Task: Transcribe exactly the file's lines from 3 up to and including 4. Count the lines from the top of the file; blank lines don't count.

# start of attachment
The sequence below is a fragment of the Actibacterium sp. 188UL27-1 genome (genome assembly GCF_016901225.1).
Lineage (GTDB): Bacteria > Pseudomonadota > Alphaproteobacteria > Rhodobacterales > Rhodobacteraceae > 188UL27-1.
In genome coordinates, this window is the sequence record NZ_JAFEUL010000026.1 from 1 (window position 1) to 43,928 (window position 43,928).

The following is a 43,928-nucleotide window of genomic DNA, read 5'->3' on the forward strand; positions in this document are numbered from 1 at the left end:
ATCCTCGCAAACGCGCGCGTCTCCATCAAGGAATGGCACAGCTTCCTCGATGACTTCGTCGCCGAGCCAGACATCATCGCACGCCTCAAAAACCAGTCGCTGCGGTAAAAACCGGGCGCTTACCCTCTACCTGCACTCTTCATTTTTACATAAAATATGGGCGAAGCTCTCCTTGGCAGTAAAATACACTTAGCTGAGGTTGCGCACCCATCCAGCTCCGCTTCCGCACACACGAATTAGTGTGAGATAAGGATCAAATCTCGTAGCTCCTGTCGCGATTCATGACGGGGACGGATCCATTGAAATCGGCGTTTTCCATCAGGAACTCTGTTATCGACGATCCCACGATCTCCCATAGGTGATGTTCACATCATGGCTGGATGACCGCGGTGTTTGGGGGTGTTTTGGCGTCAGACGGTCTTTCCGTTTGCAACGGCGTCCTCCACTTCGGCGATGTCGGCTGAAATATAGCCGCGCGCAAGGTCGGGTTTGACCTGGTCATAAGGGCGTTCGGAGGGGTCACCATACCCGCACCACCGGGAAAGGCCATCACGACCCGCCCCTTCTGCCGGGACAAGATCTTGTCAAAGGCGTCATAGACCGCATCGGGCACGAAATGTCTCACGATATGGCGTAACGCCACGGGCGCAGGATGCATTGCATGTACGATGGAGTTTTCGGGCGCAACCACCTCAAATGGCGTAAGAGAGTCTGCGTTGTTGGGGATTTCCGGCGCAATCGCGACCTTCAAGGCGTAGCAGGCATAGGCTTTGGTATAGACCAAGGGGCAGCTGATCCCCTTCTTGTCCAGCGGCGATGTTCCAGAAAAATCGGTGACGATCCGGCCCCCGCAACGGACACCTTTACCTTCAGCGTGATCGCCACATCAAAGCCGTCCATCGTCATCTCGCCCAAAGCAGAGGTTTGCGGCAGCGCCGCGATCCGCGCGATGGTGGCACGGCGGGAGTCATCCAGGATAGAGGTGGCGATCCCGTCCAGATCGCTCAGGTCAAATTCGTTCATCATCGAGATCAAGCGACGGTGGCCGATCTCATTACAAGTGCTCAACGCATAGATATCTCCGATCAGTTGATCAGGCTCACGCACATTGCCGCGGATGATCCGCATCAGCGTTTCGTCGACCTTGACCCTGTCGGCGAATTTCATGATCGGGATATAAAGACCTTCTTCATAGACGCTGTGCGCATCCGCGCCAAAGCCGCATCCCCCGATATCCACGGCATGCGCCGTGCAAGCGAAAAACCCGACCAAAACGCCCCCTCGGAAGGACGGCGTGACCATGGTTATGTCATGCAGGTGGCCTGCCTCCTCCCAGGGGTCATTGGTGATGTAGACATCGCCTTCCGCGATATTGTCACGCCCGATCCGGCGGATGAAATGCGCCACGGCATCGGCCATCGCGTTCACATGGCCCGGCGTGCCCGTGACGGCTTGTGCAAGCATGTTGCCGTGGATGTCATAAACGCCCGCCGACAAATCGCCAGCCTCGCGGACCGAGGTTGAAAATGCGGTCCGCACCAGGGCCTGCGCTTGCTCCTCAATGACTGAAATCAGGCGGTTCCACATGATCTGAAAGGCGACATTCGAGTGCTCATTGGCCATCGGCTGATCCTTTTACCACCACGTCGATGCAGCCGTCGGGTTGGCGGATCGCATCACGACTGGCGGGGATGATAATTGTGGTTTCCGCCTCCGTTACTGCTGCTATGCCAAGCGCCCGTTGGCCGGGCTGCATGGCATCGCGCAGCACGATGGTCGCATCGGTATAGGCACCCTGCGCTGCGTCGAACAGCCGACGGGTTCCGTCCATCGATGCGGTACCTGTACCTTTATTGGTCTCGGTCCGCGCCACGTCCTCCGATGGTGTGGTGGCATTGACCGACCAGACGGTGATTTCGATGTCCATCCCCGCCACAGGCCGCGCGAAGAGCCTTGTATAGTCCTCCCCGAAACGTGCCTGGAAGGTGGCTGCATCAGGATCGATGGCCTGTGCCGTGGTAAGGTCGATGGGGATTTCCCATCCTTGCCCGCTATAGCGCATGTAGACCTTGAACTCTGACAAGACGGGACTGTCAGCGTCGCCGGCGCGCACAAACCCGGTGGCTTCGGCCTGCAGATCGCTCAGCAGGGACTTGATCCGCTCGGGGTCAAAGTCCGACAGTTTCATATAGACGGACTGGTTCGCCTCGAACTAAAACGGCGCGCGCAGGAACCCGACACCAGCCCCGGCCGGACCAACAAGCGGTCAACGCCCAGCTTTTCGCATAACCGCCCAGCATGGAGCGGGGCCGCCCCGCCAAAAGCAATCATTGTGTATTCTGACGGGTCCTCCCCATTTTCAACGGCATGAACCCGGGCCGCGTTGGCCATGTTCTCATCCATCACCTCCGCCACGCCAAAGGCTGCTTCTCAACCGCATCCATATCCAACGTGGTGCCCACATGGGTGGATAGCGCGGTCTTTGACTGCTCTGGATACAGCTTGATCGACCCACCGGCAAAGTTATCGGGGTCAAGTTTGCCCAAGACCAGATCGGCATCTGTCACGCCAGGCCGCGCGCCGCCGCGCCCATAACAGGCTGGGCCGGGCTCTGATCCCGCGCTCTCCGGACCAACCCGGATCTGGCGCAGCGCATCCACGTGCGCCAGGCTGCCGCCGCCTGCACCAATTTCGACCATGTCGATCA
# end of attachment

In genome coordinates, this window is the sequence record NZ_JAFEUL010000026.1 from 1 (window position 1) to 43,928 (window position 43,928).

The following is a 43,928-nucleotide window of genomic DNA, read 5'->3' on the forward strand; positions in this document are numbered from 1 at the left end: